Two units of the giant Baihetan hydropower plant, said to be the largest one under construction globally, on the Yangtze river in southwest China generated electricity for the first time on Monday, state media reported.
The project’s first two 1-gigawatt (GW) turbines will go into formal operation after a three-day trial that began on Monday, national broadcaster, China Central Television (CCTV) said.
Built by the China Three Gorges Corporation – operator of the world’s largest hydropower plant in the world, the Three Gorges Dam – the Baihetan is located on the border between the southwestern provinces of Yunnan and Sichuan.
It is on the Jinsha, the upstream section of the Yangtze river, the longest in Asia.
The dam has been operationalised in the run-up to the 100th anniversary of the ruling Communist Party of China (CPC) on July 1, state media reported, adding that it was a symbol of how efficient CPC is in planning and completing large-scale projects.
“With a total installed capacity of 16 million kilowatts, the hydropower station is equipped with 16 hydro-generating units, each with a capacity of 1 million kilowatts, the largest single-unit capacity in the world,” the Xinhua news agency reported on Monday. That will make it second in size after the Three Gorges Dam, opened in 2003 on the Yangtze, with 22.5 million kilowatts of generating capacity, the Associated Press reported.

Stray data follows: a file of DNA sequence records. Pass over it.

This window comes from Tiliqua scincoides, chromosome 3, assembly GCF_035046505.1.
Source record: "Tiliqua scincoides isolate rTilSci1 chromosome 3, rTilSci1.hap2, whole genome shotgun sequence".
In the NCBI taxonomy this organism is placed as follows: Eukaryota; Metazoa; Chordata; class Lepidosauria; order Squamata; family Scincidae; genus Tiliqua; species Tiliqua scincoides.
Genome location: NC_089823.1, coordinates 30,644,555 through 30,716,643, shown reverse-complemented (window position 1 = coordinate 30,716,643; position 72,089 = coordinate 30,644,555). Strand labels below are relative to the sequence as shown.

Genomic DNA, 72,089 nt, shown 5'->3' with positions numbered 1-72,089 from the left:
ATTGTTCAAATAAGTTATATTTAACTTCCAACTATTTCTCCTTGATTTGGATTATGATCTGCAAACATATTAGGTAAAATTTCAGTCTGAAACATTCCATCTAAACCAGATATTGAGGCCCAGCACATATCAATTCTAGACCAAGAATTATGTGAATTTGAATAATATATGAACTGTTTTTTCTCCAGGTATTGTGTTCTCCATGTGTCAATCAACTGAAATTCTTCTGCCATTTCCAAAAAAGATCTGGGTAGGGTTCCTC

The trial operation is limited to generators 1 and 14 while the remaining 14 generators of the hydropower station are expected to be put into use by July 2022.
One of China’s biggest and most challenging engineering projects – as it had to tackle a set of complex geological and technical issues with a dam height of 289m – it has taken only four years to build, state media reported.
Earlier this month, all 12 units of the Wudongde hydropower station, the world’s seventh-largest, on Jinsha river near the Yunnan and Sichuan border were also operationalised.
With a total installed capacity of 10.2 million kilowatts, the Wudongde hydropower station is a key project in China’s west-east power transmission programme.
The station’s construction began in late 2015, and it started to generate electricity in late June last year.
By the middle of June, the station had produced 24.5 billion kWh of electricity, equal to that generated by around 7.68 million tonnes of standard coal, Wang Jintao, head of the Wudongde electricity plant under China Three Gorges Corporation, told Xinhua news agency.
In its latest five-year plan covering the period of 2021-25, Sichuan province aims to complete the construction of 10 hydropower plants and start building another seven.
Environmental groups have criticised the large-scale damming of the Yangtze and its tributaries because of concerns the over-engineering of the river has destroyed major habitats and damaged natural flood plains, Reuters news agency said in a report.